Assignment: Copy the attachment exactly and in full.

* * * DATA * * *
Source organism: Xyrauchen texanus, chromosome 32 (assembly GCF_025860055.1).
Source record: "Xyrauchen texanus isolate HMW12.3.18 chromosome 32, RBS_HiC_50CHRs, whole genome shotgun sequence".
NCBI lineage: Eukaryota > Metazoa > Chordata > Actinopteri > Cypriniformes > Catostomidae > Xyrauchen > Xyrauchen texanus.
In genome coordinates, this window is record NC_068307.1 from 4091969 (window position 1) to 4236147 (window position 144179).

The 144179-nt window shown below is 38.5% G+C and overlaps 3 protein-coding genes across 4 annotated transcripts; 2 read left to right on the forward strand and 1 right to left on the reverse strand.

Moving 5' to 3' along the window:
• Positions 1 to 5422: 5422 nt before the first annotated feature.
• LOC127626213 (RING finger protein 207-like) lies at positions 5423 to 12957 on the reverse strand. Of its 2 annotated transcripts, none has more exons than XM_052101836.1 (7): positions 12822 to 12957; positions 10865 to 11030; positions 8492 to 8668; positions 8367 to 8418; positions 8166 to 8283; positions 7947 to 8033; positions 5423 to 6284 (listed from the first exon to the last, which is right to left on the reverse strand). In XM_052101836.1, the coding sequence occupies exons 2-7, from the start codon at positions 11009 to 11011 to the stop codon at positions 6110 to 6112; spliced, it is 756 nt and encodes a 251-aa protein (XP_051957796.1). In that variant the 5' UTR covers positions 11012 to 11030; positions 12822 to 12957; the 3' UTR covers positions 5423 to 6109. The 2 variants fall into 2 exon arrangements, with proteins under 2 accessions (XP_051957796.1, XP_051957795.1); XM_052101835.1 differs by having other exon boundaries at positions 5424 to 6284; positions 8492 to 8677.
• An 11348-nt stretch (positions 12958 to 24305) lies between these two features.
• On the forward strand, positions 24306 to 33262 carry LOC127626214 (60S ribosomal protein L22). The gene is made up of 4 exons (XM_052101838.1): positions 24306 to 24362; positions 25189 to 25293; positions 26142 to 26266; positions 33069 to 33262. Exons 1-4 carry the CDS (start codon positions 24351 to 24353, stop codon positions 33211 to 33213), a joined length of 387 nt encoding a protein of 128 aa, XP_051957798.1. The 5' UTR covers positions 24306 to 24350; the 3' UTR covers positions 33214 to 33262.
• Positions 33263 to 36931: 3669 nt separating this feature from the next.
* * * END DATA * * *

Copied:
Source organism: Xyrauchen texanus, chromosome 32 (assembly GCF_025860055.1).
Source record: "Xyrauchen texanus isolate HMW12.3.18 chromosome 32, RBS_HiC_50CHRs, whole genome shotgun sequence".
NCBI lineage: Eukaryota > Metazoa > Chordata > Actinopteri > Cypriniformes > Catostomidae > Xyrauchen > Xyrauchen texanus.
In genome coordinates, this window is record NC_068307.1 from 4091969 (window position 1) to 4236147 (window position 144179).

The 144179-nt window shown below is 38.5% G+C and overlaps 3 protein-coding genes across 4 annotated transcripts; 2 read left to right on the forward strand and 1 right to left on the reverse strand.

Moving 5' to 3' along the window:
• Positions 1 to 5422: 5422 nt before the first annotated feature.
• LOC127626213 (RING finger protein 207-like) lies at positions 5423 to 12957 on the reverse strand. Of its 2 annotated transcripts, none has more exons than XM_052101836.1 (7): positions 12822 to 12957; positions 10865 to 11030; positions 8492 to 8668; positions 8367 to 8418; positions 8166 to 8283; positions 7947 to 8033; positions 5423 to 6284 (listed from the first exon to the last, which is right to left on the reverse strand). In XM_052101836.1, the coding sequence occupies exons 2-7, from the start codon at positions 11009 to 11011 to the stop codon at positions 6110 to 6112; spliced, it is 756 nt and encodes a 251-aa protein (XP_051957796.1). In that variant the 5' UTR covers positions 11012 to 11030; positions 12822 to 12957; the 3' UTR covers positions 5423 to 6109. The 2 variants fall into 2 exon arrangements, with proteins under 2 accessions (XP_051957796.1, XP_051957795.1); XM_052101835.1 differs by having other exon boundaries at positions 5424 to 6284; positions 8492 to 8677.
• An 11348-nt stretch (positions 12958 to 24305) lies between these two features.
• On the forward strand, positions 24306 to 33262 carry LOC127626214 (60S ribosomal protein L22). The gene is made up of 4 exons (XM_052101838.1): positions 24306 to 24362; positions 25189 to 25293; positions 26142 to 26266; positions 33069 to 33262. Exons 1-4 carry the CDS (start codon positions 24351 to 24353, stop codon positions 33211 to 33213), a joined length of 387 nt encoding a protein of 128 aa, XP_051957798.1. The 5' UTR covers positions 24306 to 24350; the 3' UTR covers positions 33214 to 33262.
• Positions 33263 to 36931: 3669 nt separating this feature from the next.